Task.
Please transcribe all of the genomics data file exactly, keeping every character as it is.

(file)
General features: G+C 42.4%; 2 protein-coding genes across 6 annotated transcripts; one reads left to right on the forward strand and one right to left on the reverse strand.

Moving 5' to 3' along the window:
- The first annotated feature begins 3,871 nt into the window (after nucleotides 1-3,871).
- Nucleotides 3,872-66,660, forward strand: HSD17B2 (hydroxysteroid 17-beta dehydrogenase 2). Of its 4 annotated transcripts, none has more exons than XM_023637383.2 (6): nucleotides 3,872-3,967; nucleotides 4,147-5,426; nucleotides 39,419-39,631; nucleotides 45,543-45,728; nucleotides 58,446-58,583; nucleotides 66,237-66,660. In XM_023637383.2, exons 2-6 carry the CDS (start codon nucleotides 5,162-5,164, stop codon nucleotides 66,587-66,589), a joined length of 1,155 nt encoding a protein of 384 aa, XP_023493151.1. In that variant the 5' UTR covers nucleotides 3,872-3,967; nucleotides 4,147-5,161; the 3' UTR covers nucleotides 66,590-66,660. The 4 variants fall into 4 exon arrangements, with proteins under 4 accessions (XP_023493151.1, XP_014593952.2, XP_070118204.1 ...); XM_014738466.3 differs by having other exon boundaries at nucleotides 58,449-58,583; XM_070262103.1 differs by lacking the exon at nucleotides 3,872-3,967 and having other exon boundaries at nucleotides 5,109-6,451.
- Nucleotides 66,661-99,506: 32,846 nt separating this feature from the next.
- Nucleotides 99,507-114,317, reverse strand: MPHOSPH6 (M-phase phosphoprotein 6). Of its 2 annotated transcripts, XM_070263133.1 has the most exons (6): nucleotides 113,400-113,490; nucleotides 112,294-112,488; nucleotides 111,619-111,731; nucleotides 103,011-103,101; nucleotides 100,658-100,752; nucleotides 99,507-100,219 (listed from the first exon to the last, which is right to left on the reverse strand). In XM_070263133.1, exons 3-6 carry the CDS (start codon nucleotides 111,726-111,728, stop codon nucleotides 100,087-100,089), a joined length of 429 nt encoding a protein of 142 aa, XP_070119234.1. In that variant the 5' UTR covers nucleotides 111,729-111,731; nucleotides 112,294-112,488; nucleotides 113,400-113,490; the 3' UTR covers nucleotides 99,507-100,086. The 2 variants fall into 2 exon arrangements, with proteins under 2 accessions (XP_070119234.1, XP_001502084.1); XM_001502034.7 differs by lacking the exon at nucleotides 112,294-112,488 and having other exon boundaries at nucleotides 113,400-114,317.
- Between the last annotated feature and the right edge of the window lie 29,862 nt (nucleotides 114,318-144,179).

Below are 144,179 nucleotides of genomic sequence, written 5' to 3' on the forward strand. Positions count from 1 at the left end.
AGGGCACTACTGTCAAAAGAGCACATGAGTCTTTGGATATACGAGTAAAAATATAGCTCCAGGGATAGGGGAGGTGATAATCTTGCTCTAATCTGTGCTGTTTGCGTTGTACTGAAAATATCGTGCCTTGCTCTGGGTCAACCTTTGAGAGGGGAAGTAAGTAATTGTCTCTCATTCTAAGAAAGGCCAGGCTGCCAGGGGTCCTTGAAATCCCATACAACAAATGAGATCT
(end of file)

General features: G+C 42.4%; 2 protein-coding genes across 6 annotated transcripts; one reads left to right on the forward strand and one right to left on the reverse strand.

Moving 5' to 3' along the window:
- The first annotated feature begins 3,871 nt into the window (after nucleotides 1-3,871).
- Nucleotides 3,872-66,660, forward strand: HSD17B2 (hydroxysteroid 17-beta dehydrogenase 2). Of its 4 annotated transcripts, none has more exons than XM_023637383.2 (6): nucleotides 3,872-3,967; nucleotides 4,147-5,426; nucleotides 39,419-39,631; nucleotides 45,543-45,728; nucleotides 58,446-58,583; nucleotides 66,237-66,660. In XM_023637383.2, exons 2-6 carry the CDS (start codon nucleotides 5,162-5,164, stop codon nucleotides 66,587-66,589), a joined length of 1,155 nt encoding a protein of 384 aa, XP_023493151.1. In that variant the 5' UTR covers nucleotides 3,872-3,967; nucleotides 4,147-5,161; the 3' UTR covers nucleotides 66,590-66,660. The 4 variants fall into 4 exon arrangements, with proteins under 4 accessions (XP_023493151.1, XP_014593952.2, XP_070118204.1 ...); XM_014738466.3 differs by having other exon boundaries at nucleotides 58,449-58,583; XM_070262103.1 differs by lacking the exon at nucleotides 3,872-3,967 and having other exon boundaries at nucleotides 5,109-6,451.
- Nucleotides 66,661-99,506: 32,846 nt separating this feature from the next.
- Nucleotides 99,507-114,317, reverse strand: MPHOSPH6 (M-phase phosphoprotein 6). Of its 2 annotated transcripts, XM_070263133.1 has the most exons (6): nucleotides 113,400-113,490; nucleotides 112,294-112,488; nucleotides 111,619-111,731; nucleotides 103,011-103,101; nucleotides 100,658-100,752; nucleotides 99,507-100,219 (listed from the first exon to the last, which is right to left on the reverse strand). In XM_070263133.1, exons 3-6 carry the CDS (start codon nucleotides 111,726-111,728, stop codon nucleotides 100,087-100,089), a joined length of 429 nt encoding a protein of 142 aa, XP_070119234.1. In that variant the 5' UTR covers nucleotides 111,729-111,731; nucleotides 112,294-112,488; nucleotides 113,400-113,490; the 3' UTR covers nucleotides 99,507-100,086. The 2 variants fall into 2 exon arrangements, with proteins under 2 accessions (XP_070119234.1, XP_001502084.1); XM_001502034.7 differs by lacking the exon at nucleotides 112,294-112,488 and having other exon boundaries at nucleotides 113,400-114,317.
- Between the last annotated feature and the right edge of the window lie 29,862 nt (nucleotides 114,318-144,179).

Below are 144,179 nucleotides of genomic sequence, written 5' to 3' on the forward strand. Positions count from 1 at the left end.
AGGGCACTACTGTCAAAAGAGCACATGAGTCTTTGGATATACGAGTAAAAATATAGCTCCAGGGATAGGGGAGGTGATAATCTTGCTCTAATCTGTGCTGTTTGCGTTGTACTGAAAATATCGTGCCTTGCTCTGGGTCAACCTTTGAGAGGGGAAGTAAGTAATTGTCTCTCATTCTAAGAAAGGCCAGGCTGCCAGGGGTCCTTGAAATCCCATACAACAAATGAGATCT